## Light and Color

### Tridimensional model

So far, we have been working in the plane, with a cut of a drop and the sun's rays horizontal in the plane coming from the left. This representation was enough to study all the essential aspects, related to what happens to the rays which hit the drop. The transition from this model to a three-dimensional one, of a spherical drop in space, does not offer any difficulties. Just imagine what you get from the flat model, rotating in space, around the horizontal line passing through the center of the drop. For reasons of symmetry, all constructions made in the plane lead to constructions valid in space. The next figure shows the paths of some rays hitting different points on the drop's surface, in a pair of stereoscopic vision for readers who do not need prisms.

In the following interactive application, you can choose the point of impact, the color of the incident ray and the number of rays and analyse the path of those rays in the drop (in mono or in stereo).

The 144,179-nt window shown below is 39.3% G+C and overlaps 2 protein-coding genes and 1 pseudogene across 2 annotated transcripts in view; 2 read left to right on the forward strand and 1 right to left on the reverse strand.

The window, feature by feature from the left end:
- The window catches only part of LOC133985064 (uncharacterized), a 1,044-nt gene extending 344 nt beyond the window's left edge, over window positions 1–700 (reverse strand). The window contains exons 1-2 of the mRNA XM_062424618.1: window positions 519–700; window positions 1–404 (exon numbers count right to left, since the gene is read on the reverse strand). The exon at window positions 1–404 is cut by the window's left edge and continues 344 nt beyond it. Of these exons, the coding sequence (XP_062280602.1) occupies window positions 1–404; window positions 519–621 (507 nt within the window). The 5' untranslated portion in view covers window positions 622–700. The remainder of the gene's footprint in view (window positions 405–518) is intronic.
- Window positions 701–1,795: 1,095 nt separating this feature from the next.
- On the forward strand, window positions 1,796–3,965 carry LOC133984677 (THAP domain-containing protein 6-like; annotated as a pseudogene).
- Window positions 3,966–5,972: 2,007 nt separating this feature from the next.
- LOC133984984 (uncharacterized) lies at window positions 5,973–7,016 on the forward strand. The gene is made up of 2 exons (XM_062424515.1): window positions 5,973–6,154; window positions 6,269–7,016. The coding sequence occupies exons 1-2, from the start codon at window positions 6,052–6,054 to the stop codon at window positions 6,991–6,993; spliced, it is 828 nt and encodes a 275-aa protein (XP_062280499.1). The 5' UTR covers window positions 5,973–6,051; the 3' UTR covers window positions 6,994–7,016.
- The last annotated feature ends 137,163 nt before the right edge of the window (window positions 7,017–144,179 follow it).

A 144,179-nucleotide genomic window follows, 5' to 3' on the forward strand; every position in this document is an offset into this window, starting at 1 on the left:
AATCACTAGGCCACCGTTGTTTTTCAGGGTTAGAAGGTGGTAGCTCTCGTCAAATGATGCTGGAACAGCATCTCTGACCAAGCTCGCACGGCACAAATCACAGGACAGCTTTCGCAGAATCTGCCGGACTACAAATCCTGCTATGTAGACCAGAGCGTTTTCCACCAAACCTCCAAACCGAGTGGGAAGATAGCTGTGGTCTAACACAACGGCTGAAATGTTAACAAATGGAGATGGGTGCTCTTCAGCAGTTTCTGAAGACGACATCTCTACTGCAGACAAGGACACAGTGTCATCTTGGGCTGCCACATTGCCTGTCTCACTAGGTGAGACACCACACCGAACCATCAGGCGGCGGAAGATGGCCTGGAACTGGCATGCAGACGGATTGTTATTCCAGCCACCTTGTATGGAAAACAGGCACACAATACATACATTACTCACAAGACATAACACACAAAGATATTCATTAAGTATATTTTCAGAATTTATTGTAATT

The next figure shows on the spherical surface of the horizon, centered on the droplet and partially open, the points corresponding to the directions of the rays of class $$C_{3}$$ and $$C_{4}$$, with the luminous points of the colors corresponding to "each bright direction", highlighting the dark zone between the two regions.

The following interactive application shows, on the spherical surface of the horizon, centered on the droplet and partially open, the points corresponding to each of the ray directions $$C_{1}$$, $$C_{2}$$, $$C_ {3}$$ and $$C_{4}$$.